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Texas Instruments was founded by Cecil H. Green, J. Erik Jonsson, Eugene McDermott, and Patrick E. Haggerty in 1947. It was set up by its parent company Geophysical Service Incorporated (GSI) to manufacture the newly invented transistor. McDermott was one of the original founders of Geophysical Service in 1930. McDermott, Green, and Jonsson were GSI employees who purchased the company in 1941 on the day before Pearl Harbor was attacked. In November, 1945, Patrick Haggerty was hired as general manager of the Laboratory and Manufacturing (L&M) division. By 1951, the L&M division, with its defense contracts, was growing faster than GSI's Geophysical division. The company was reorganized and initially renamed General Instruments Inc. Because there already existed a firm named General Instrument, the company was rechristened Texas Instruments that same year. Geophysical Service Inc. became a subsidiary of Texas Instruments which it remained until early 1988, when most of GSI was sold to the Halliburton Company.
In 1978, Texas Instruments introduced the first single-chip LPC speech synthesizer. In 1976 TI began a feasibility study memory intensive applications for bubble memory then being developed. They soon focused on speech applications. This resulted in the development the TMC0280 one-chip Linear predictive coding (LPC) speech synthesizer which was the first time a single silicon chip had electronically replicated the human voice. This was used in several TI commercial products beginning with Speak & Spell which was introduced at the Summer Consumer Electronics Show in June 1978. In 2001 TI left the speech synthesis business, selling it to Sensory Inc. of Santa Clara, CA.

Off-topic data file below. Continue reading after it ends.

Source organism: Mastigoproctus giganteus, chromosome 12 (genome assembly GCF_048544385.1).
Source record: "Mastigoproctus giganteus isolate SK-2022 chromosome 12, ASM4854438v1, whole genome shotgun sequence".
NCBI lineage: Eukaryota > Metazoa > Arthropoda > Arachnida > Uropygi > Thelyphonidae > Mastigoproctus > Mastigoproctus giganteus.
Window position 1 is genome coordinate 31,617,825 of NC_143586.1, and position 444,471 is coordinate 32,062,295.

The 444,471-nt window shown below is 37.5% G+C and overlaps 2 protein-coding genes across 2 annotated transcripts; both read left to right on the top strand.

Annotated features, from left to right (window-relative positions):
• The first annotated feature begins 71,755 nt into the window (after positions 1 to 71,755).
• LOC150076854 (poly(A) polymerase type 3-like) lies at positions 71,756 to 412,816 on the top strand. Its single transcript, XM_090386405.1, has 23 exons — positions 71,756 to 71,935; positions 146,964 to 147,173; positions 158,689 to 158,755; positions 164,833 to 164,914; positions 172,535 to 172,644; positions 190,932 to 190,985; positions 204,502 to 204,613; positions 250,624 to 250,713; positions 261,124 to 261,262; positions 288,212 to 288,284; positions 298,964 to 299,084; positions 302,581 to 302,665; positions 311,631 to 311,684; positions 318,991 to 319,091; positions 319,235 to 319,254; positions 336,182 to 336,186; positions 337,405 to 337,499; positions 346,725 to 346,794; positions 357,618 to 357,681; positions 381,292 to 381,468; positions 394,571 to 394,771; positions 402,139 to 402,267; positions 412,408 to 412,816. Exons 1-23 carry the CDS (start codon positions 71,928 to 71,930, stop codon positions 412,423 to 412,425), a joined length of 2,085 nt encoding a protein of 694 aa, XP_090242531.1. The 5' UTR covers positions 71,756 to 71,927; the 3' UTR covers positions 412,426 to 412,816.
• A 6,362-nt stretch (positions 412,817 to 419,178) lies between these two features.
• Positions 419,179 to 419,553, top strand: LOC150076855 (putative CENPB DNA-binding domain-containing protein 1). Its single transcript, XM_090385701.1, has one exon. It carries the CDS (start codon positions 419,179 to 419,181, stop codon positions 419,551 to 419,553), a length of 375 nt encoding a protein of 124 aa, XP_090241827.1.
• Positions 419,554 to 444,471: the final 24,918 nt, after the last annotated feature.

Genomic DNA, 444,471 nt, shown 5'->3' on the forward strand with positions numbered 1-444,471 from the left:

TI continued to be active in the consumer electronics market through the 1970s and 1980s. In 1978, Texas Instruments introduced the first single chip speech synthesizer and incorporated it in a product called Speak & Spell, which was later immortalized in the movie E.T. the Extra-Terrestrial. Several spinoffs, such as the Speak & Read and Speak & Math, were introduced soon thereafter.
In 1979, TI entered the home computer market with the TI99/4, a competitor to such entries as the Apple II, Tandy/RadioShack TRS-80 and the later Atari 400/800 series, Commodore VIC-20 and Commodore 64. It discontinued the TI-99/4A (1981), the sequel to the 99/4, in late 1983 amidst an intense price war waged primarily against Commodore. At the 1983 Winter CES, TI showed models 99/2 and the Compact Computer 40 (CC-40), the latter aimed at professional users. The TI Professional (1983) ultimately joined the ranks of the many unsuccessful DOS and x86-based—but non-compatible—competitors to the IBM PC. (The founders of Compaq, an early leader in PC compatibles, all came from TI.) The company for years successfully made and sold PC-compatible laptops before withdrawing from the market and selling its product line to Acer in 1997.